The Hermannsburg Potters community was originally the home of the Hermannsburg Watercolour School, which was pioneered during the mid twentieth century by Albert Namatjira, one of Australia’s most prominent Aboriginal artists.
The skill of making pots was first taught by Lutheran missionaries during the nineteenth century when travelling overland from early settlements in the Barossa Valley of South Australia. They found a suitable place nearby the Finke River to establish a small settlement, which is now known as Hermannsburg or “Ntaria’ by the locals.
All around the countryside itself spectacularly contributes to the Arrente people’s way of life and provides ongoing inspiration. Gum trees with snowy white trunks, red ranges that turn purple, and deep gorges filled with palms makes this a perfect home ground for artists in search of beautiful light and outback scenery. Its wide brown spaces are punctuated now and then with mighty rocky outcrops and wild horses.
The interaction between the indigenous people and the German speaking missionaries is integral to Australian art history. It began with the visits by southern artists in search of the landscape itself, and culminated with the glorious landscape scenes recorded by Albert Namatjira. A further advance was the development of Aboriginal contemporary art.
The introduced medium of ceramics helped to fashion the unique artistic practice of the town ever since, and today the potters wonderfully capture the essence of the environment around them.
Working in the historic Mission church 130 km south-west of Alice Springs, these talented artisans create their unique terracotta pots using traditional hand coil techniques, melding earth and clay to create their visual culture in story telling.
As much of the area geologically is within the Lake Eyre drainage basin, the Hermannsburg Potters forage for rock salt at the waterholes near Hermannsburg. Singing, gossiping, planning and going on trips together is integral to their way of life.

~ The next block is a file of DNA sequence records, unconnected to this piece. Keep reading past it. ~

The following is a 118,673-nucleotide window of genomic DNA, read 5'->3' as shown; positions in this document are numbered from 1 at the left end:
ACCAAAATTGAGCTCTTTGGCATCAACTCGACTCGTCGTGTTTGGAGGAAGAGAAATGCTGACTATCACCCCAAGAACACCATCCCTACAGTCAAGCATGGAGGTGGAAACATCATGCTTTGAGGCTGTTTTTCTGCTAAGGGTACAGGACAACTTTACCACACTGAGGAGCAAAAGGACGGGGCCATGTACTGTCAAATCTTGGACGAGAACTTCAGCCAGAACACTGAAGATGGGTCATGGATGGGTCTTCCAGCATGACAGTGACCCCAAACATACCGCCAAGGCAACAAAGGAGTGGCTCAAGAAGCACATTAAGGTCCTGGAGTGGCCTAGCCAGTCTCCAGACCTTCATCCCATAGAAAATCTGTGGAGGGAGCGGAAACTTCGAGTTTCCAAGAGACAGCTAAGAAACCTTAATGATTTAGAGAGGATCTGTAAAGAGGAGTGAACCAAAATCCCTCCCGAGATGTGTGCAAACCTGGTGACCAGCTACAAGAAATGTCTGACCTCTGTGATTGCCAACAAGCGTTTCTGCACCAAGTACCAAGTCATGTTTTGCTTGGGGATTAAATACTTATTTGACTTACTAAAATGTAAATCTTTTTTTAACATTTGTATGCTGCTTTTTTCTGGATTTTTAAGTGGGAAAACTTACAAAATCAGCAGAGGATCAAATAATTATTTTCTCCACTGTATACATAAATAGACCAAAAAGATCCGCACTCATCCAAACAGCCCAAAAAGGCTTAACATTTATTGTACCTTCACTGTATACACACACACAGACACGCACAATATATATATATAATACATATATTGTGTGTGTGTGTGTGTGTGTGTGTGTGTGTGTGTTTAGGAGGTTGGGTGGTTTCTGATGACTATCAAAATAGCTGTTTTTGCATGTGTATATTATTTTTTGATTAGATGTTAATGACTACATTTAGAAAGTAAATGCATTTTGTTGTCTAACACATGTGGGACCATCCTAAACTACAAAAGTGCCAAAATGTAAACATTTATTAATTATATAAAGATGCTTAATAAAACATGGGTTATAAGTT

The exhibition space will also be a rich environment for children.
Pots will be ‘creatively displayed in player positions on a red dirt football field inspired floor, together with a vibrant display of AFL paraphernalia, photography and footage and more than 100 footballs and AFL club flags hanging decoratively from the ceiling’.
Children and families are invited to meet, greet and engage with Hermannsburg Potters, who will be artists-in-residence at the NGV throughout the exhibition.
Director Tony Ellwood said “The Hermannsburg Potters are some of Australia’s most significant Indigenous artists working today and it is our great honour to host them at the NGV to celebrate their 25th year.”
He also noted the exhibition was ‘… a wonderful opportunity for children to work together with the artists and to create a dialogue about the importance of community and understanding through the shared passions of art and football.’
During the September 2015 School Holidays and over two sessions this Spring participants can also become involved in a hands-on making pot activity – A planned Ceramics Workshop for 13 – 17 year olds will see them create vessels of their own guided by leading Melbourne ceramicist Jessilla Rogers and inspired by the works of the Hermannsburg Potters or aspects of other exhibitions that catch their attention.